Walking Tour

What They Don’t Tell You on the Walking Tour

by on September 27, 2010

Every seminarian remembers visiting their seminary for the first time. Everything on the walking tour is mesmerizing. You crane to take it all in as you revere current students that pass by (secretly wondering if that could ever be you) and hang on every word from your tour guide. You’re on complete sensory and emotional overload—and loving it. A few months later and there you are: a real, live seminary student.

It’s common for us to have unrealistic expectations in new situations but perhaps none is like going to seminary. The new seminary student’s preconceived ideas about campus life take on an ethereal vividness. It’s not a college, it’s a beautiful place full of books about the Bible; where everyone is as bright and pleasant as your tour guide was and a coffee spring flows out from the campus bookstore. Surely this place must be the ‘third heaven’ Paul talked about, right? It isn’t long before you learn this is definitely not that place.

The first weeks on campus can be hard on a new student. Seminary students can be just as clique-ish and rude as anyone else. Even Christian faculty can have huge academic chips on their shoulders, and the topics of lunch time conversations can be flat-out shocking. The myriad life changes that got you to seminary are hard enough to deal with, but then the realities of on-campus life can quickly lead to discouragement and regret.

As your personal tour guide to the realities of first-year seminary life, I have good news: There is hope. Remember: God has you there so that He can shape you into the person He wants you to be, for His glory. You’re the clay and the Potter’s wheel is just starting to spin. Here are five helpful ways for you to get your bearings:

  1. Talk to the Lord about your cultural shock. While you are surprised by it all, He isn’t. You’re going to find yourself struggling to maintain your quiet times with the Lord amidst all your studies, so take your burdens as generous blessings that lead you to get alone with Him.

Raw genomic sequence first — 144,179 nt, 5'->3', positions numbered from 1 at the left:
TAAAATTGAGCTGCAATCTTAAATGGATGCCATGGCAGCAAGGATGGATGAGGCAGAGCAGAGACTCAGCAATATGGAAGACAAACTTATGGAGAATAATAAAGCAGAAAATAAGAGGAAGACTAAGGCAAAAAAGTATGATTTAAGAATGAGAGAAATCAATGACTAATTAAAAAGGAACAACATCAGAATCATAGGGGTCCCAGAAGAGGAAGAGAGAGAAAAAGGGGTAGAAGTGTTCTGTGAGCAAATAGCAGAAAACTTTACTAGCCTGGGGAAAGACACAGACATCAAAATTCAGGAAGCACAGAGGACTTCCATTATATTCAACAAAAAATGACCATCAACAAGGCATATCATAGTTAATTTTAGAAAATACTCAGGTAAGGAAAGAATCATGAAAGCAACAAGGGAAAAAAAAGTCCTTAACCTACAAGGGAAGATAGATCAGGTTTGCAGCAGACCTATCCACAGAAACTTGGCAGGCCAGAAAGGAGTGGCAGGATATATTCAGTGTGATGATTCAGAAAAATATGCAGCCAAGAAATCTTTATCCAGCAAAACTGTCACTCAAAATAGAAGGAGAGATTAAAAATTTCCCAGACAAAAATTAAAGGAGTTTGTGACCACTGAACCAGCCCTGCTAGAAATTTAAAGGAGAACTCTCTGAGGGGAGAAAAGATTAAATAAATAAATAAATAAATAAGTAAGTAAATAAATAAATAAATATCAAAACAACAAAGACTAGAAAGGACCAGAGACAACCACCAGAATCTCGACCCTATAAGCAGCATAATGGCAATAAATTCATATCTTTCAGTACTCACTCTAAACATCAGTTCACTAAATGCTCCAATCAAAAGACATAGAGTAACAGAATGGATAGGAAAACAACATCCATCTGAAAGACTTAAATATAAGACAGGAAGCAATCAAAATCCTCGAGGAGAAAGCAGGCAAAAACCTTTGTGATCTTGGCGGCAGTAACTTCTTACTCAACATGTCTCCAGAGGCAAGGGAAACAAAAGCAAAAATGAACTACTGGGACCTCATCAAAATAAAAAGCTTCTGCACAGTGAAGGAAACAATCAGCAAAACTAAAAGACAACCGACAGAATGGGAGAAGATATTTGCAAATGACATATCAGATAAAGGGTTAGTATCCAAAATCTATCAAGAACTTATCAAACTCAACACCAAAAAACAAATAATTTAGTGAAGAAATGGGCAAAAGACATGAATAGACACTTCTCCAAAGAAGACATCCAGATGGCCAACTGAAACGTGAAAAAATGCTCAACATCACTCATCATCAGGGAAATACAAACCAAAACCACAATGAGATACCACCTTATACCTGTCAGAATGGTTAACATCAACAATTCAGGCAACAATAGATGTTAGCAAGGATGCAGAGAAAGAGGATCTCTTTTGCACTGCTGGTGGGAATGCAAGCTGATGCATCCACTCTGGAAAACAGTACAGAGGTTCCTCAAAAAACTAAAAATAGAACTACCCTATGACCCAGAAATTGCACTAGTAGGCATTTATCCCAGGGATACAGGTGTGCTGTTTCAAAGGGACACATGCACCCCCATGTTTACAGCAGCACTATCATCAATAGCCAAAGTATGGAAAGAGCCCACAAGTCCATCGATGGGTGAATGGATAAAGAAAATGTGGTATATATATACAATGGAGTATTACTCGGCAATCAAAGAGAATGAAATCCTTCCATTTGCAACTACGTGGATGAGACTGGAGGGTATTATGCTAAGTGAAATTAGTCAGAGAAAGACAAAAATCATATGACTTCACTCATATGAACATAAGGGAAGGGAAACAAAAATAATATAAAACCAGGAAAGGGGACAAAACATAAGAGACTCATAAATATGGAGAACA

2. Be the light in a dark place—serve, love, and smile. It might surprise you to think of seminary as being a mission field, but it can be. Instead of hardening yourself against rude people, open up to them. Look for opportunities to lovingly serve them. Everyone enjoys a breath of fresh air; your enthusiasm to be there and genuine love may be just what someone needs. Again, if nothing else, it’ll help you be more like Jesus.
  3. Apply what you know about people. Jesus said that there’d always be tares among the wheat. Undoubtedly there are seminary students and faculty alike who are not even born again. Also, Christians are still sinners. Until we are with the Lord we are growing in holiness. Remembering these truths and applying them to your relationships will go a long way towards teaching you mercy as you learn to extend it to others.
  4. You still live in a fallen world. Much like “C”, keep this in mind. If you haven’t already, you’re soon likely to get frustrated to discover that your school can have its own bureaucratic red tape and redundancies. Misunderstandings, miscommunication, and a complete lack of communication do abound on campus. One day Jesus will do away with such remnants of Eden’s curse, but not yet.
  5. Watch your pride. By now you might be thinking that you’re such a great person that you bet the Lord sent you to that seminary so He could use you to fix all of its people and problems. Well, He hasn’t. In fact, to someone else, you’re one of them! It is dangerously easy to become prideful. Don’t. The Bible says you are a slave to Christ and to all men, so jettison the √Ęttitude, joyfully reach for the basin and towel, and go enjoy this new adventure the Lord has given you!

About

Anthony Russo has worked in Information Technology for over twenty years, and as a freelance writer. He recently returned to the IT field after taking two years off to attend seminary. Originally from New Jersey, Anthony has lived in Atlanta, Tampa, and Orlando. He and his wife Amy now call Louisville, Kentucky home.

Leave a Reply

Your email address will not be published. Required fields are marked *